A legacy of service: Henneman looks back on 37-year extension career

Alice Henneman
Alice Henneman is set to retire from Nebraska Extension on March 30. (Vicki Jedlicka)

March 7, 2018

Lincoln, Neb. — Alice Henneman, a pioneer of food and nutrition education programming, is set to retire from Nebraska Extension on March 30.

"I can't believe how fast the time has gone," Henneman said. "I've been honored to be in a role where I feel like every day I can do something to help people lead a better life by sharing science-based information."

Henneman has been part of Nebraska Extension in Lancaster County since 1980. For 12 years, she administered the Expanded Food and Nutrition Education Program, which works with limited-resource individuals and youth, before becoming a full-time educator working with the general public in food, nutrition and food safety. 

Over the course of her 37-year Nebraska Extension career, Henneman has witnessed extension and outreach transform. 

"When extension was first established in 1914, its audience used to be primarily a rural population," she said. "Today, although fewer people live in rural areas, extension still plays an important role with that population, as well as those in urban or suburban areas." 

A changing audience and advances in technology have meant an expansion of the ways in which Henneman and her extension colleagues reach the public. 

"Our goal has always been to help people," Henneman said. "That goal hasn't changed, but what has changed are the delivery methods we use to spread the knowledge base in addition to traditional face-to-face meetings."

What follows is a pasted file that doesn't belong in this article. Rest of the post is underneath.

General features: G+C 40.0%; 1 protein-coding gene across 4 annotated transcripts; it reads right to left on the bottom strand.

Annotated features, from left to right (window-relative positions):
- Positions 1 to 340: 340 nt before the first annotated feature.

Henneman is an industry leader in using new platforms to communicate with broader audiences. In 1996, she started one of the first email newsletters by an extension educator in the country, called Food Reflections. She also helped create, contribute to and recruit a team to build Nebraska Extension's food website in 2010, which is one of the university's top-visited sites.

Site visitors will find a variety of resources from Henneman and other food team contributors. The website features information on food, fitness and recipes, educational resources, food safety and preservation, local foods and youth. Henneman said the most popular content relates to cooking basics, such as how to cut a recipe in half. 

In addition to newsletters and the web, Henneman has used blogs, videos, downloadable education materials and social media to share food-related information. She has amassed an impressive following of fans who regularly seek her guidance and helpful tips for eating healthier. Henneman is frequently recognized across the country by people who follow the work of the extension food team. 

"It's special to be a part of the team that is helping people in Nebraska and from all over," she said. "We've really made a name for ourselves in terms of being a go-to place for valid information." 

Henneman is a member of many professional organizations, including the Academy of Nutrition and Dietetics, Society for Nutrition Education and Behavior, and National Extension Association of Family and Consumer Sciences, from which she was named the outstanding extension educator of the year in the central region in 2017.

Henneman earned a bachelor's degree in family and consumer science education and a master's degree in nutrition from the University of Nebraska-Lincoln. A native of Hooper, she and her husband, David, reside in Lincoln. 

The public is invited to a retirement reception for Henneman from 3:30 to 5 p.m. March 16 at the Lancaster Extension Education Center, 444 Cherrycreek Road, Lincoln.

Haley Apel
IANR Media